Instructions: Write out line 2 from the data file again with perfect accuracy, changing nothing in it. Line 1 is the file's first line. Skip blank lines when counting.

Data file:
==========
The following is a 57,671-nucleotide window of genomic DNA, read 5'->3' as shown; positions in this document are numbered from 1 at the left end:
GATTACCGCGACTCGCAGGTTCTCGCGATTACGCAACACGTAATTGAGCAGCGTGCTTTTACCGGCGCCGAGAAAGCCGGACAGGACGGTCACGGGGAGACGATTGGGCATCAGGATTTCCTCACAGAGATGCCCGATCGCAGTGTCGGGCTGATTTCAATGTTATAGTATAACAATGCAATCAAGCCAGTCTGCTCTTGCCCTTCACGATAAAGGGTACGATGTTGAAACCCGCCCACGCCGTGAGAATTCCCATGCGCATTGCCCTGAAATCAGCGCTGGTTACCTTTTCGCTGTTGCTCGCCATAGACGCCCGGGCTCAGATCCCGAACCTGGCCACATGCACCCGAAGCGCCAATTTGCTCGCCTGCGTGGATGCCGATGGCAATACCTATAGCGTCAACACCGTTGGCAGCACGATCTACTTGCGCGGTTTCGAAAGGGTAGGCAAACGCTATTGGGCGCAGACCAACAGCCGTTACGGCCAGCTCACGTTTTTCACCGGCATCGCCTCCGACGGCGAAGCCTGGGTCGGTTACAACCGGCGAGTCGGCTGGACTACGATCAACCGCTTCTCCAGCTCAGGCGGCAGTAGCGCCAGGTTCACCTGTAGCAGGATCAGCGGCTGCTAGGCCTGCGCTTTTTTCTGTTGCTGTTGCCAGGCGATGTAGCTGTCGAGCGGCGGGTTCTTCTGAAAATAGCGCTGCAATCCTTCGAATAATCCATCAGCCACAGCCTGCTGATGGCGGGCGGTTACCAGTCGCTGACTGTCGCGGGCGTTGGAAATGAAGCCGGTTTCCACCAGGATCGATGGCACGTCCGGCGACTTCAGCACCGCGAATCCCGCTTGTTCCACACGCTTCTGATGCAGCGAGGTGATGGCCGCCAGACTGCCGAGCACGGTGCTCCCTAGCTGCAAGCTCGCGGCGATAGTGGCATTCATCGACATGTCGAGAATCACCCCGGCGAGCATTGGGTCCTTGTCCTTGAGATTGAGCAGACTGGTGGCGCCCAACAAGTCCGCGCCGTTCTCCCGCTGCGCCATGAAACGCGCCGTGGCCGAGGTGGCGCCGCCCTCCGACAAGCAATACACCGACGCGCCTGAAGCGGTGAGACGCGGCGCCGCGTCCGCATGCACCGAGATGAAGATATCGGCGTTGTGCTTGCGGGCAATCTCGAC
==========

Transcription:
GATTACCGCGACTCGCAGGTTCTCGCGATTACGCAACACGTAATTGAGCAGCGTGCTTTTACCGGCGCCGAGAAAGCCGGACAGGACGGTCACGGGGAGACGATTGGGCATCAGGATTTCCTCACAGAGATGCCCGATCGCAGTGTCGGGCTGATTTCAATGTTATAGTATAACAATGCAATCAAGCCAGTCTGCTCTTGCCCTTCACGATAAAGGGTACGATGTTGAAACCCGCCCACGCCGTGAGAATTCCCATGCGCATTGCCCTGAAATCAGCGCTGGTTACCTTTTCGCTGTTGCTCGCCATAGACGCCCGGGCTCAGATCCCGAACCTGGCCACATGCACCCGAAGCGCCAATTTGCTCGCCTGCGTGGATGCCGATGGCAATACCTATAGCGTCAACACCGTTGGCAGCACGATCTACTTGCGCGGTTTCGAAAGGGTAGGCAAACGCTATTGGGCGCAGACCAACAGCCGTTACGGCCAGCTCACGTTTTTCACCGGCATCGCCTCCGACGGCGAAGCCTGGGTCGGTTACAACCGGCGAGTCGGCTGGACTACGATCAACCGCTTCTCCAGCTCAGGCGGCAGTAGCGCCAGGTTCACCTGTAGCAGGATCAGCGGCTGCTAGGCCTGCGCTTTTTTCTGTTGCTGTTGCCAGGCGATGTAGCTGTCGAGCGGCGGGTTCTTCTGAAAATAGCGCTGCAATCCTTCGAATAATCCATCAGCCACAGCCTGCTGATGGCGGGCGGTTACCAGTCGCTGACTGTCGCGGGCGTTGGAAATGAAGCCGGTTTCCACCAGGATCGATGGCACGTCCGGCGACTTCAGCACCGCGAATCCCGCTTGTTCCACACGCTTCTGATGCAGCGAGGTGATGGCCGCCAGACTGCCGAGCACGGTGCTCCCTAGCTGCAAGCTCGCGGCGATAGTGGCATTCATCGACATGTCGAGAATCACCCCGGCGAGCATTGGGTCCTTGTCCTTGAGATTGAGCAGACTGGTGGCGCCCAACAAGTCCGCGCCGTTCTCCCGCTGCGCCATGAAACGCGCCGTGGCCGAGGTGGCGCCGCCCTCCGACAAGCAATACACCGACGCGCCTGAAGCGGTGAGACGCGGCGCCGCGTCCGCATGCACCGAGATGAAGATATCGGCGTTGTGCTTGCGGGCAATCTCGAC